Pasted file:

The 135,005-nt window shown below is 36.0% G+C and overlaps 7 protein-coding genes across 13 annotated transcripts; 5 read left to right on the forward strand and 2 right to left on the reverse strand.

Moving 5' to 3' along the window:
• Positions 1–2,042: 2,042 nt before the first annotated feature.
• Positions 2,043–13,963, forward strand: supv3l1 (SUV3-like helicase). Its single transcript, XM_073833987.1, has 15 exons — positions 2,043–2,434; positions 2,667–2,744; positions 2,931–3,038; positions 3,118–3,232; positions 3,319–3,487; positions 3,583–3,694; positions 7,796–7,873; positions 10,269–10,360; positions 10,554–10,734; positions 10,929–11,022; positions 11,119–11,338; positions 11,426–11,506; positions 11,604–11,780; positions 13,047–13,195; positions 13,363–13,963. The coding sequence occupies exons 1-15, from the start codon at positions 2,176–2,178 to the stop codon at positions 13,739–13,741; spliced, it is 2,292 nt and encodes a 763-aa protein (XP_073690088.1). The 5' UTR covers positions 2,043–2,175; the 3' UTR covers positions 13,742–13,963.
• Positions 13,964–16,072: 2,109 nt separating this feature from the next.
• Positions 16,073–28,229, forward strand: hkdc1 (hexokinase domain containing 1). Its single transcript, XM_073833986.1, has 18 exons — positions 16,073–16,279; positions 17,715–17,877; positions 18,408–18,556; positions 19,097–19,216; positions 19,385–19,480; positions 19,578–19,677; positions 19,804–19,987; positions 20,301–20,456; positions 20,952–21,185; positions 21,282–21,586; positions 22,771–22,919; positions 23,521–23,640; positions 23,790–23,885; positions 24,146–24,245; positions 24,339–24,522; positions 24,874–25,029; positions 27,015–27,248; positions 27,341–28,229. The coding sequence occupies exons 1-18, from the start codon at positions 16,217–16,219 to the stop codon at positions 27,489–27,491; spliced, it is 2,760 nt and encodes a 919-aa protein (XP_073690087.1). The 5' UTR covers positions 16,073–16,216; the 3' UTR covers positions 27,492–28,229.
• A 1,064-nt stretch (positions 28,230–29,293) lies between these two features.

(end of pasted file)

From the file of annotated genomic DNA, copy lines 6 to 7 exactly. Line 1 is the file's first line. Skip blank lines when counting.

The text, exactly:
• Positions 16,073–28,229, forward strand: hkdc1 (hexokinase domain containing 1). Its single transcript, XM_073833986.1, has 18 exons — positions 16,073–16,279; positions 17,715–17,877; positions 18,408–18,556; positions 19,097–19,216; positions 19,385–19,480; positions 19,578–19,677; positions 19,804–19,987; positions 20,301–20,456; positions 20,952–21,185; positions 21,282–21,586; positions 22,771–22,919; positions 23,521–23,640; positions 23,790–23,885; positions 24,146–24,245; positions 24,339–24,522; positions 24,874–25,029; positions 27,015–27,248; positions 27,341–28,229. The coding sequence occupies exons 1-18, from the start codon at positions 16,217–16,219 to the stop codon at positions 27,489–27,491; spliced, it is 2,760 nt and encodes a 919-aa protein (XP_073690087.1). The 5' UTR covers positions 16,073–16,216; the 3' UTR covers positions 27,492–28,229.
• A 1,064-nt stretch (positions 28,230–29,293) lies between these two features.